If flange faces were perfectly smooth no one would need gaskets. Once the faces were bolted together there’d be no leak paths and the joint would seal perfectly. Fortunately for those selling gaskets and gasket materials, perfection is impossible, at a reasonable price anyway. As a result, it’s important to insert some compressible material, or as we like to say, “a gasket”, between the flange faces. This seals surface imperfections and resists internal pressure, ensuring the joint stays leak-free.
When flanges are bolted together the resulting load on the gasket material is uneven. The outer edges of each flange bend inwards towards the pipe centerline, putting more load on the outer edges of the gasket. As a result, the material compresses more at the outside diameter than at the inside.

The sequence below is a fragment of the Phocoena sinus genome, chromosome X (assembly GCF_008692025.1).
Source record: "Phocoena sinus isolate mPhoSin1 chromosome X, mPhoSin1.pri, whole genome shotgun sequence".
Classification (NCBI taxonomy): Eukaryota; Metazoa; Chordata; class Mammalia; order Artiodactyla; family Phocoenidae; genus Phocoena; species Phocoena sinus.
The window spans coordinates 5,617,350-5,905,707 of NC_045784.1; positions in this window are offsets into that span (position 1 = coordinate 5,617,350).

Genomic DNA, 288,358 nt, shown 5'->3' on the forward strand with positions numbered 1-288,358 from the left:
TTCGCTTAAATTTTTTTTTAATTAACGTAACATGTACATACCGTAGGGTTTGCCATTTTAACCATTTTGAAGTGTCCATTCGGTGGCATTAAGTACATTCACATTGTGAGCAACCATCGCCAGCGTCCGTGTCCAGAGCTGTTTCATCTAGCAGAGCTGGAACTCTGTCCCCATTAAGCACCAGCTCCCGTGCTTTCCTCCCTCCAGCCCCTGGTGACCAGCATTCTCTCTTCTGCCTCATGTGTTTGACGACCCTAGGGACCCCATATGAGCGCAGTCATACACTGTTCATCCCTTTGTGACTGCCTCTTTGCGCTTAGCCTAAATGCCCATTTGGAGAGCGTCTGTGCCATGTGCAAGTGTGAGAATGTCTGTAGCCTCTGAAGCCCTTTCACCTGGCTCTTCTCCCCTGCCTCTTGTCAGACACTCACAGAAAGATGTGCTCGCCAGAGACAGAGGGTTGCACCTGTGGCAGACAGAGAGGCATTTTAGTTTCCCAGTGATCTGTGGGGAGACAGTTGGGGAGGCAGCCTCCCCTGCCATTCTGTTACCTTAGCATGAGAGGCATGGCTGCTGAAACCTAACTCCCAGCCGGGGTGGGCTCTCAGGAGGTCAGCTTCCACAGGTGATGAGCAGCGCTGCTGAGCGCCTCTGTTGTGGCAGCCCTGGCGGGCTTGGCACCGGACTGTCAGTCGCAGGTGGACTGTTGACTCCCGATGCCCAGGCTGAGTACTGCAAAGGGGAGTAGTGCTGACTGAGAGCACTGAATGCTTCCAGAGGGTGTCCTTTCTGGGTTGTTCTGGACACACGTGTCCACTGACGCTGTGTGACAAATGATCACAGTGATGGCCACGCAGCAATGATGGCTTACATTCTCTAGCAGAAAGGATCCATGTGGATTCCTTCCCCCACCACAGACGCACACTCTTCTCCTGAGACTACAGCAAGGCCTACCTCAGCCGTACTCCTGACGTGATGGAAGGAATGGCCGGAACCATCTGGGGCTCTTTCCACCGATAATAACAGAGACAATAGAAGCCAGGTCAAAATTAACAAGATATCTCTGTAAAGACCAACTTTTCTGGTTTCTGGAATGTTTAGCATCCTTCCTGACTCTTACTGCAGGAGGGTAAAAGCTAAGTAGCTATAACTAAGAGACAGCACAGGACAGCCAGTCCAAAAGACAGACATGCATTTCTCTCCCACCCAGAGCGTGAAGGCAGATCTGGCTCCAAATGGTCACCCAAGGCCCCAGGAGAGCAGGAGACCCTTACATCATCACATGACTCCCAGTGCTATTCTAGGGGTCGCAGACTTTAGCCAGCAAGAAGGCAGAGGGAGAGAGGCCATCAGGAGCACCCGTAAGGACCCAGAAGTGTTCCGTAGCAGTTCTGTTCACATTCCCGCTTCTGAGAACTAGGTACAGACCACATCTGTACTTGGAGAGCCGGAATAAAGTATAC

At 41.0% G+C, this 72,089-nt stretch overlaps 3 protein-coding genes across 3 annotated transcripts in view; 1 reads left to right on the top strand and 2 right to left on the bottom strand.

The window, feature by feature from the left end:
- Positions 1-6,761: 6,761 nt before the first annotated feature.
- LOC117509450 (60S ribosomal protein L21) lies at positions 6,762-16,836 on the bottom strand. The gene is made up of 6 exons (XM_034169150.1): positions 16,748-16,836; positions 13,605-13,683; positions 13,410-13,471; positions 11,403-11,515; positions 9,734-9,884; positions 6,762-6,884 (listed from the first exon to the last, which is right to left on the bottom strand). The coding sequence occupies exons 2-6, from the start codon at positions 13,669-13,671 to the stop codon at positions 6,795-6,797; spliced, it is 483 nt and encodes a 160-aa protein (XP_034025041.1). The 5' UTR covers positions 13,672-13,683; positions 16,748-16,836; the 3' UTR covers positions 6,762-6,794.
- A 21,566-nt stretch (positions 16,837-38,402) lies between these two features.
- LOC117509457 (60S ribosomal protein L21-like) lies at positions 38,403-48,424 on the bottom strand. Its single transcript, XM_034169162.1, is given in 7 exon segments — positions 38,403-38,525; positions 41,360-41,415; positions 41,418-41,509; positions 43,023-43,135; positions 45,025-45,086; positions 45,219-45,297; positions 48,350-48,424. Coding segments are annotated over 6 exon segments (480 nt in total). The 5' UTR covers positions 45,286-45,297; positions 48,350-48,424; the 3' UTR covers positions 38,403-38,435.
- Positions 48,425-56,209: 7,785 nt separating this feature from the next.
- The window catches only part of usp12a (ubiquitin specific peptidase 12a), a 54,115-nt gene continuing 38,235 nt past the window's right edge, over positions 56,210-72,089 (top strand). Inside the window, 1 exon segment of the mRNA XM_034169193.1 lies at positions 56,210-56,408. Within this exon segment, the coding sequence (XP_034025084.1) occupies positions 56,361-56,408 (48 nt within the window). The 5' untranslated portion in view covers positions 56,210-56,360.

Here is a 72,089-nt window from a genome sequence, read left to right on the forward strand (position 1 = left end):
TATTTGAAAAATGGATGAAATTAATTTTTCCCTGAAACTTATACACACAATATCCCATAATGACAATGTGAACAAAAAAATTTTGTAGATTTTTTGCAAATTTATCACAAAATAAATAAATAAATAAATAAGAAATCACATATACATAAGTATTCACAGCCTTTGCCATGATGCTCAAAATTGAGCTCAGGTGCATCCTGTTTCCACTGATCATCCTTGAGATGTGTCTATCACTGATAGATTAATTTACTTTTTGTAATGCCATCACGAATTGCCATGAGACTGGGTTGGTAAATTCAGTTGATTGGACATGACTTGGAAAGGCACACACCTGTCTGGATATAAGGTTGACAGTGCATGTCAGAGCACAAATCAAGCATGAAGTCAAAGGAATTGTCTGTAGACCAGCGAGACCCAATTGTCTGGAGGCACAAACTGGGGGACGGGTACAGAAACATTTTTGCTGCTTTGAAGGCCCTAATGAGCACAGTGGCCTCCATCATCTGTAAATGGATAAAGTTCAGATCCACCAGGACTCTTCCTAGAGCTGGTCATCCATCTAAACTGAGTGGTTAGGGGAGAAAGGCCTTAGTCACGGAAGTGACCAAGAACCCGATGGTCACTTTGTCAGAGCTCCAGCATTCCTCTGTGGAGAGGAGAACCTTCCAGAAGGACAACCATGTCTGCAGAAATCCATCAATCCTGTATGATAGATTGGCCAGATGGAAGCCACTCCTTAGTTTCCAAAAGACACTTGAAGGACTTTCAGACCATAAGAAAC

The load on a gasket is referred to as the gasket sealing stress. Higher load equates to higher gasket stress. Uneven gasket stress is a bad thing, primarily because more creep relaxation is experienced where load is higher. Especially when coupled with high internal pressures, temperature cycling, and vibration, this leads to reduced service life and higher maintenance costs.
Achieving Uniform Sealing Stress
Gaskets are available which even-out the sealing stress. These are sold as “constant sealing stress gaskets”. They work by placing an incompressible metal annulus, (usually steel,) between the flanges. This creates a minimum gap either side of the annulus, which is then filled with compressible gasket material.
The gasket material, typically PTFE, expanded graphite or vermiculite, is layered onto a metal backing thinner than the main annulus. As the flanges are brought together the gasket material compresses, but only until the flanges close up on the annulus. This prevents uneven sealing stress and results in longer joint life.
Sealing Problem Joints
When replacing a failed gasket examine it carefully for signs of uneven compression. If it looks like the outer edges suffered excessive compression, consider replacing it with a constant sealing stress gasket. The material specialists at Hennig can help you understand your options.